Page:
4. I can relate so much... I too am a perfectionist, and a control freak. I am also a therapist, and long ago realized that the only thing standing between me and an eating disorder (I have the exact personality type for one) is my love of food and my fear of throwing up. I also just had a baby two months ago, and, while everyone tells me I look great "for just having had a baby", all I see is stretch marks and jiggles. Ugh.

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  6. the mind can be decieving.ive found sometimes im my own worst enemy in that regard.i wish in college (esp soph-jr year when things got pretty rough) i would have been more rational with myself in this regard. i think for us(former D1 athletes) its esp tough because most of us are type a and driven and perfectionists in general (esp our sports where alot of it is body image).its hard to let go of and like i said in an earlier post on my blog i made about this topic-its not something that can go away its something thats always out there in the back of our minds.

    ahhh sorry LL this response is frazzled, i just have so much to say about this issue (obviously!)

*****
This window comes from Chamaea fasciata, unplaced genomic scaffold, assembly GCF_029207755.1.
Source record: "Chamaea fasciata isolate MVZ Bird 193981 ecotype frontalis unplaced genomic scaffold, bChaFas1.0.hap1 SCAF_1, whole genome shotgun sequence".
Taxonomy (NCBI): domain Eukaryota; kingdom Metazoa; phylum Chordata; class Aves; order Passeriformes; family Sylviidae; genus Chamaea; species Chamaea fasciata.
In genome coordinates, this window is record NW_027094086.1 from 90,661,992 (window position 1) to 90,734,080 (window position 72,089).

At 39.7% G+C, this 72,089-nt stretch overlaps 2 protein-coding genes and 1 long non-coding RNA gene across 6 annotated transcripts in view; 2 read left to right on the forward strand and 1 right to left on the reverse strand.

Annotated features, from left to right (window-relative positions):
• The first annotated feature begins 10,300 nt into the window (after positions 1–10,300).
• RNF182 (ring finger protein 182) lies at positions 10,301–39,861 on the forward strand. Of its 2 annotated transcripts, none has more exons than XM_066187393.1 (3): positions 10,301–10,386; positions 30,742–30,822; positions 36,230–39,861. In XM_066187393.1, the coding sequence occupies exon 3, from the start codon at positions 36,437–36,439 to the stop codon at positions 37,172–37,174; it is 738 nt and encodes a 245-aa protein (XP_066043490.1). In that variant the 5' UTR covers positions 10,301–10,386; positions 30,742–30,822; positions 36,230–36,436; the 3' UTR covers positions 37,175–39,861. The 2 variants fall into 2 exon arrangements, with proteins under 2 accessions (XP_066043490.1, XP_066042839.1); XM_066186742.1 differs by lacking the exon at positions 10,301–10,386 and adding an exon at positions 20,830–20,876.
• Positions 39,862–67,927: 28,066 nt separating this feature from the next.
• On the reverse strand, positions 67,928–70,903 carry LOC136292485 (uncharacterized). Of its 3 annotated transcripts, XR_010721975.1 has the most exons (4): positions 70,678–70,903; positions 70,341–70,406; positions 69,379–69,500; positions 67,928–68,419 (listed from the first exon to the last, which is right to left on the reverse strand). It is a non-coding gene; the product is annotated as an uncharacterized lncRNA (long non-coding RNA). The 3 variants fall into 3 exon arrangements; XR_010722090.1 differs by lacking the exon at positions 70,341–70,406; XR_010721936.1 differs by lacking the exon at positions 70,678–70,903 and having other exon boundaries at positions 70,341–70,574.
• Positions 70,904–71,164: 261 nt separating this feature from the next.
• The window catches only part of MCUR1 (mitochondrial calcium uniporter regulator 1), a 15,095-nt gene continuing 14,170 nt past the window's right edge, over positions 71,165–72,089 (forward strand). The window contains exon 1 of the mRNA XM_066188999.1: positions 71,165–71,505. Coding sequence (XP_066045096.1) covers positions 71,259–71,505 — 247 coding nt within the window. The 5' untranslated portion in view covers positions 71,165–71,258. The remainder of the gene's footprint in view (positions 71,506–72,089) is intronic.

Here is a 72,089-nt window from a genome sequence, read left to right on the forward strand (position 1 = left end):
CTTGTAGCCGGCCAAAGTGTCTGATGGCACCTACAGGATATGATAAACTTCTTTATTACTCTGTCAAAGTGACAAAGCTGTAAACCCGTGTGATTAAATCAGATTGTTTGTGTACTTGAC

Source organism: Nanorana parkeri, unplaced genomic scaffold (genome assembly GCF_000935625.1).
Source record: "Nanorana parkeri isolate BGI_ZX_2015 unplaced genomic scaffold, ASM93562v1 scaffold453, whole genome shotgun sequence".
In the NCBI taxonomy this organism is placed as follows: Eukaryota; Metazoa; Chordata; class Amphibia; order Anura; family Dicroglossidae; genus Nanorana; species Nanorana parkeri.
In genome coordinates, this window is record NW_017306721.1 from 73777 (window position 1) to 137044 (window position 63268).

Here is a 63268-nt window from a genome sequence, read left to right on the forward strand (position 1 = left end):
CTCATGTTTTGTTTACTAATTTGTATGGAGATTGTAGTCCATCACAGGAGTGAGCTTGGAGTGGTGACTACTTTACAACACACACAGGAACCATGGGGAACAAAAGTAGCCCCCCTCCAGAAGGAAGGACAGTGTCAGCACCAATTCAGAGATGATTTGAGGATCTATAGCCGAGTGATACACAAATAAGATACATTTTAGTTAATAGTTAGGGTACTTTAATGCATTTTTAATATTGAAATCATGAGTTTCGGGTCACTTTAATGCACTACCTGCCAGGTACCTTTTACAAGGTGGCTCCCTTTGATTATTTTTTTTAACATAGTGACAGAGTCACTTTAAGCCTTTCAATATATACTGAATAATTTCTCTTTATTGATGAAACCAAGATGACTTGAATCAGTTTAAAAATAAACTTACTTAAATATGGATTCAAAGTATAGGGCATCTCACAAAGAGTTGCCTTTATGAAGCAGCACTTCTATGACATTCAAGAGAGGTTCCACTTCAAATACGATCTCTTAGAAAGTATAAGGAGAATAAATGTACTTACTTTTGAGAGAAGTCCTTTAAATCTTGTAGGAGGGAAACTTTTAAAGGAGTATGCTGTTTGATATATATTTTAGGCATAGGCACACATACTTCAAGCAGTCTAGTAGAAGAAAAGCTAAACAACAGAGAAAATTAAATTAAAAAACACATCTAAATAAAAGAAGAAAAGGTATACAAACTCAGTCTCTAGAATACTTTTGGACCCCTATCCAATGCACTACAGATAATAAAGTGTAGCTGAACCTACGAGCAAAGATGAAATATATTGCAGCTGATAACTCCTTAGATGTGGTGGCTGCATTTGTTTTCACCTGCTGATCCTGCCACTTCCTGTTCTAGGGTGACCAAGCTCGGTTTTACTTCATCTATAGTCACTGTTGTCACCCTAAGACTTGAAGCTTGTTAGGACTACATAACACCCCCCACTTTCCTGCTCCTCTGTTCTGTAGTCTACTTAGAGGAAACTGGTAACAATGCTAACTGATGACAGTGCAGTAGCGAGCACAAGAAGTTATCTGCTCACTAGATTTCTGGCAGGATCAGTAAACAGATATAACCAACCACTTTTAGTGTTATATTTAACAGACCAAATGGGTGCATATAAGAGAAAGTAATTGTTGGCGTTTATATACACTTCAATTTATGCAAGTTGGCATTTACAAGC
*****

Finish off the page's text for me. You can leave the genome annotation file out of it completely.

7. I forget there are people who read this who don't know me - I promise that I do not have an eating disorder of any form. I have a deep love for food and I eat well- in fact my relationship right now with food is probably the healthiest it's ever been. I eat what I want and enjoy every bite. I've stopped doing the "well, since I had a cookie and 'ruined' my diet for the day, I might as well have five more." I just enjoy the cookies that come my way (especially those chocolate chip ones from Subway, mmmmm).

    When I wrote this post I was thinking more along the lines of how sad it is that I can't feel satisfied or happy with my body- that other people can think I look good, that I can know that I must, but I can't stop focusing on the flaws in the mirror. When I drove home from the store yesterday, I was thinking that in 10-20 years I'll look back on pictures of me now and think I looked fantastic and wish that I had enjoyed my body more. There's always going to be something about my body that could be better, but I wish those little "room for improvements" didn't put up such a roadblock for feeling confident in my appearance.